Headed out to the Great Forester River over the weekend, hopeful that bait fish might be starting to move up into the system. Arrived to my little spot and was greeted with a stiff breeze, enough to blow the skin off a rice custard. There was also a familiar vehicle parked near the bridge – It was my old mate Christo McFisto…
I rigged up and set off, spotting quite a few whitebait along the way but little activity. The tide was pushing up which was not a positive sign. I trundled my way downstream, blind fishing likely looking areas with a self-tied whitebait pattern but to no avail. I finally run into Christo who informs me the there was action early but the tide has caused the action to cease. He had a fish take his fly earlier but failed to set the hook. We continued to flog the area with deeper flies whilst waiting for the tide. Realising it was going to take some time, we slipped into Bridders for a quick bit of tucker and a lazy packet of durries.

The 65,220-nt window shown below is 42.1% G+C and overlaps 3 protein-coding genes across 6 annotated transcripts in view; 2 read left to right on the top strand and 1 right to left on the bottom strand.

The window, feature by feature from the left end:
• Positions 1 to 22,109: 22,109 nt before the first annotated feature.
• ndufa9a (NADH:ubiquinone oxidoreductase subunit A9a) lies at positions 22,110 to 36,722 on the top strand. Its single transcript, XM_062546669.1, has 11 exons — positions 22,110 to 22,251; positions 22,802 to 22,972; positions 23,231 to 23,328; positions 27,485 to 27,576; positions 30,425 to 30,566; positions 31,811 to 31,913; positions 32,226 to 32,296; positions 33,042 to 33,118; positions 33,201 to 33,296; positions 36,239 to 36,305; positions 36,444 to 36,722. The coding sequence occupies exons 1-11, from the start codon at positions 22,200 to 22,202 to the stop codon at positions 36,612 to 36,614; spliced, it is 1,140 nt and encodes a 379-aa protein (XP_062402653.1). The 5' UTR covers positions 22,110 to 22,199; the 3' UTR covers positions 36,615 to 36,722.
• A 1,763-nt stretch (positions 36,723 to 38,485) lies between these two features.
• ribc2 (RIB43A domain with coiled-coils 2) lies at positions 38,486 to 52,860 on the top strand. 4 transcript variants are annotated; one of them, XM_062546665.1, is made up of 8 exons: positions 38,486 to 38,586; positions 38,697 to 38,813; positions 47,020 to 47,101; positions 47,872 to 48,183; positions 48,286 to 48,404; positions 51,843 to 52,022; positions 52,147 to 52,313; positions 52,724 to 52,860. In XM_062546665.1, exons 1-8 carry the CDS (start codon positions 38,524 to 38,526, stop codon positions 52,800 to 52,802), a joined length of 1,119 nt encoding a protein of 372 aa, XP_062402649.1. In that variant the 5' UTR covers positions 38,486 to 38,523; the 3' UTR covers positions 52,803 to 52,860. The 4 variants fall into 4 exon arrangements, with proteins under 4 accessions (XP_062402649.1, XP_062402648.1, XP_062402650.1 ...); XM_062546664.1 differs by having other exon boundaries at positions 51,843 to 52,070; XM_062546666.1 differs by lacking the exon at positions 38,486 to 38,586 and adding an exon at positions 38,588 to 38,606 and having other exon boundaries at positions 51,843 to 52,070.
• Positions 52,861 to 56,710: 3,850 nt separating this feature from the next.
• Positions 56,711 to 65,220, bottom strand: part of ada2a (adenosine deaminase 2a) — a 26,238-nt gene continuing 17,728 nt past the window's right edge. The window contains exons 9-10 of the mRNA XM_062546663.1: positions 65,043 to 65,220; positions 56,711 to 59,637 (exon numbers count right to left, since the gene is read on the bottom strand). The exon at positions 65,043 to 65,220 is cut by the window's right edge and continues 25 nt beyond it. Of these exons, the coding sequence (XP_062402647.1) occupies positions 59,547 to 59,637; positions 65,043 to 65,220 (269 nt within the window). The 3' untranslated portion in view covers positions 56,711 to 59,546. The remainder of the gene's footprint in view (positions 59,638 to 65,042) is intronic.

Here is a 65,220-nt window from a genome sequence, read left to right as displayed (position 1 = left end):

Revitalised, we slipped back onto the river and sat by the bank having a yarn and checking for bait. Like clockwork, as soon as the tide started to push back out the bait moved to the sides and the trout slowly began to ambush them. A couple of trout were in such skinny water up against the bank that we actually spooked them, decent bow-waves causing a stir in our loins. Just as the trout were starting to get fired up, the light was fading and fading fast. We were covering slashes as best we could on the far bank then there was an almighty commotion opposite Christo. The fish erupted on a school of whitebait up against the muddy bank and it looked to be a solid fish. Chris covered the fish but drew little response.
By now we were casting to sounds and fish that we couldn’t see. Once again, the mission was fruitless and left us thinking “If we only had another hour of light…”. I suppose that’s what keeps us coming back – My name is Brendan and I am a fly fishing addict.